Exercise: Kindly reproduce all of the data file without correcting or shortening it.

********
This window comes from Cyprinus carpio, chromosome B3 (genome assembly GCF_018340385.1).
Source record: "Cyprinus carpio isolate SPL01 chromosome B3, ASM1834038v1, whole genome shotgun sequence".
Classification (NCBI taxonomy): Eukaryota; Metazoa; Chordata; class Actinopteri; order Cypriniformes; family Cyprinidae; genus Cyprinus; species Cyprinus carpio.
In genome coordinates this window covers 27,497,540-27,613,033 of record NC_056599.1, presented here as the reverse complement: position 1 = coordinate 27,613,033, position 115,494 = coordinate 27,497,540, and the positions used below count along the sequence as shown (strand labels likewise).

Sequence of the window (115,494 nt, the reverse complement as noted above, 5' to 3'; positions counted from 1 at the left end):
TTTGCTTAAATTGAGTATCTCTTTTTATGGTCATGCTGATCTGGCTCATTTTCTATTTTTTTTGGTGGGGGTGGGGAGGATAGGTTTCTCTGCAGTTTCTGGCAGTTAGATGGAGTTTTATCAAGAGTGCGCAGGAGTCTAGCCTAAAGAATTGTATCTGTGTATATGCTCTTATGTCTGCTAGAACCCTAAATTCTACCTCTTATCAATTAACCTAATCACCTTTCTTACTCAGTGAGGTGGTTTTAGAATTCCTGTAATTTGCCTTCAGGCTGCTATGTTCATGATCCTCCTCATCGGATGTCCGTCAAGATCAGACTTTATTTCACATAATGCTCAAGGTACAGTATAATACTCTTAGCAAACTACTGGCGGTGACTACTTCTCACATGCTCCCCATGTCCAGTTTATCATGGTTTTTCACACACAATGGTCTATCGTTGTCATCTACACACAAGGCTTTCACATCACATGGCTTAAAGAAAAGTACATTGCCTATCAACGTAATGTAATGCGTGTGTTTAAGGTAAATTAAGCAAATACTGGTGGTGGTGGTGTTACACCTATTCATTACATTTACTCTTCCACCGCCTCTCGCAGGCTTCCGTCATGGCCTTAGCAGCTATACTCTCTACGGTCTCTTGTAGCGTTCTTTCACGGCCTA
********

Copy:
This window comes from Cyprinus carpio, chromosome B3 (genome assembly GCF_018340385.1).
Source record: "Cyprinus carpio isolate SPL01 chromosome B3, ASM1834038v1, whole genome shotgun sequence".
Classification (NCBI taxonomy): Eukaryota; Metazoa; Chordata; class Actinopteri; order Cypriniformes; family Cyprinidae; genus Cyprinus; species Cyprinus carpio.
In genome coordinates this window covers 27,497,540-27,613,033 of record NC_056599.1, presented here as the reverse complement: position 1 = coordinate 27,613,033, position 115,494 = coordinate 27,497,540, and the positions used below count along the sequence as shown (strand labels likewise).

Sequence of the window (115,494 nt, the reverse complement as noted above, 5' to 3'; positions counted from 1 at the left end):
TTTGCTTAAATTGAGTATCTCTTTTTATGGTCATGCTGATCTGGCTCATTTTCTATTTTTTTTGGTGGGGGTGGGGAGGATAGGTTTCTCTGCAGTTTCTGGCAGTTAGATGGAGTTTTATCAAGAGTGCGCAGGAGTCTAGCCTAAAGAATTGTATCTGTGTATATGCTCTTATGTCTGCTAGAACCCTAAATTCTACCTCTTATCAATTAACCTAATCACCTTTCTTACTCAGTGAGGTGGTTTTAGAATTCCTGTAATTTGCCTTCAGGCTGCTATGTTCATGATCCTCCTCATCGGATGTCCGTCAAGATCAGACTTTATTTCACATAATGCTCAAGGTACAGTATAATACTCTTAGCAAACTACTGGCGGTGACTACTTCTCACATGCTCCCCATGTCCAGTTTATCATGGTTTTTCACACACAATGGTCTATCGTTGTCATCTACACACAAGGCTTTCACATCACATGGCTTAAAGAAAAGTACATTGCCTATCAACGTAATGTAATGCGTGTGTTTAAGGTAAATTAAGCAAATACTGGTGGTGGTGGTGTTACACCTATTCATTACATTTACTCTTCCACCGCCTCTCGCAGGCTTCCGTCATGGCCTTAGCAGCTATACTCTCTACGGTCTCTTGTAGCGTTCTTTCACGGCCTA